The recurring gaze of the global financial community upon Europe is vested in hope, fear and uncertainty. For the past 21/2 years, the de facto insolvency of several members of the European Community has cast a pall on greater Europe's ability to accelerate growth and rescue many of its citizens from an increasingly impoverished and deteriorating quality of life.
Market participants are close to desperate for deliverance. Every new data point reinforcing a "solution" to the crisis leads to manic "risk on" rallies in the global markets.
Our latest example of this arose last Friday, June 29. After an all night negotiating session led to Euro-leaders tightening central planning for alleviating stress in various Euro-markets, global equity indices rose several percentage points in a single day. Multiple factors led to this extreme result - short covering, relief buying, end of quarter performance chasing by underperforming fund managers, and trading programs chasing momentum.
Will this rally have legs? Doubtful, with global economic growth lagging and 2nd quarter earnings in the US and abroad telegraphed to bring slower, if any growth. But possible! Anything seems possible in the bipolar markets of the past few years.
The long term reality in Europe however, is that austerity has not worked, except for the Germans - in every other instance, growth has slowed, deficits have actually grown, and the fiscal hole has deepened and widened for countries trying to do "the right thing". What exactly "the right thing" to do when confronted with a mountain of debt and rising sovereign interest rates is, is difficult to surmise though!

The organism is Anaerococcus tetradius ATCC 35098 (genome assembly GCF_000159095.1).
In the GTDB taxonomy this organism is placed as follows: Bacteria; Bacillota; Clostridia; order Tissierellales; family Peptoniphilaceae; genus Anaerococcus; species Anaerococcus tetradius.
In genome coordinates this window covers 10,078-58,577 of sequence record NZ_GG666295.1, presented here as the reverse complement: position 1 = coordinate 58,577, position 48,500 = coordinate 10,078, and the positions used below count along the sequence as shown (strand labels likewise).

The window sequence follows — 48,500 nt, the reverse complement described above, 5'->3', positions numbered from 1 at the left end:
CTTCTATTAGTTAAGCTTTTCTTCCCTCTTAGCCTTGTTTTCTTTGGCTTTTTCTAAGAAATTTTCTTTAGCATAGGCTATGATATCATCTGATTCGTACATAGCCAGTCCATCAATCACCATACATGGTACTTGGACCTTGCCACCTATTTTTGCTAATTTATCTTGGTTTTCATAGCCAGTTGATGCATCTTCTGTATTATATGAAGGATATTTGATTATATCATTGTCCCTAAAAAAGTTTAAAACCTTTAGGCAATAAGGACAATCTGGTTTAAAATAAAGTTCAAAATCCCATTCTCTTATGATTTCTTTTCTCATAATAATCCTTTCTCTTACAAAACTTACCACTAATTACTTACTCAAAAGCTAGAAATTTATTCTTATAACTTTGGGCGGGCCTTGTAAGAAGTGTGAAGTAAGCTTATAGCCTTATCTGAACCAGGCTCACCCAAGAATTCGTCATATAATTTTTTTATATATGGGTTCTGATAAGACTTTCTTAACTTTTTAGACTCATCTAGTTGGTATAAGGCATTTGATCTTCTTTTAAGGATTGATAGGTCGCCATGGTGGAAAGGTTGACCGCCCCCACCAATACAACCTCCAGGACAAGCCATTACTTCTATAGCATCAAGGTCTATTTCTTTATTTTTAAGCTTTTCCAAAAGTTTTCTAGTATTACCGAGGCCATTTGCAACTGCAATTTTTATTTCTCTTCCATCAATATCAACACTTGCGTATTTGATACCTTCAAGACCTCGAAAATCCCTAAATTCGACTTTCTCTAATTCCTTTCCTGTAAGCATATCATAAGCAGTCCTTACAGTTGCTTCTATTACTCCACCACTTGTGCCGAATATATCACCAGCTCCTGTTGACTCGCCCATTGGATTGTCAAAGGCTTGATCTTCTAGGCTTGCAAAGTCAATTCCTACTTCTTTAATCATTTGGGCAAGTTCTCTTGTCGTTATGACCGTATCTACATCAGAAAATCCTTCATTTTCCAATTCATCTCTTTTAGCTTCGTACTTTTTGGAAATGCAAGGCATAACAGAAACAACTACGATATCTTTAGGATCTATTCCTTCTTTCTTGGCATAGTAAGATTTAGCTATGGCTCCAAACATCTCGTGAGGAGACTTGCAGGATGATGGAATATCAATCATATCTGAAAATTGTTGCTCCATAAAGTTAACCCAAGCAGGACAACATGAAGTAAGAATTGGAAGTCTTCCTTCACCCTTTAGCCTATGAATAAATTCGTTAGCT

The fiscal, monetary, political, sociocultural, and other complicated factors currently paint an indecipherable European economic canvas - proper interpretation and resulting required action remain clouded in mystery.
One central fact remains clear though - Eurozone debt is unmanageable, growing, and will have to be slowly turned manageable through a depreciated currency, higher taxes, and other measures that will lead to ongoing economic and social unrest, until stability across the region reemerges, many years down the line. Some countries will fare better than others....
But with Spain's unemployment rate at 25 percent, Greece's not far behind, and unemployment for the region hovering around 11%, the misery index for the continent is at alarmingly high levels. Economic pain and social unrest almost always go hand in hand. With almost equal certainty, it appears the "workout" of openly or clandestinely insolvent countries will take years, perhaps a decade, not months. And euphoria like we saw last Friday will almost certainly be temporary. Gains, if any in Europe, will come in fits and starts, over an elongated stretch of time.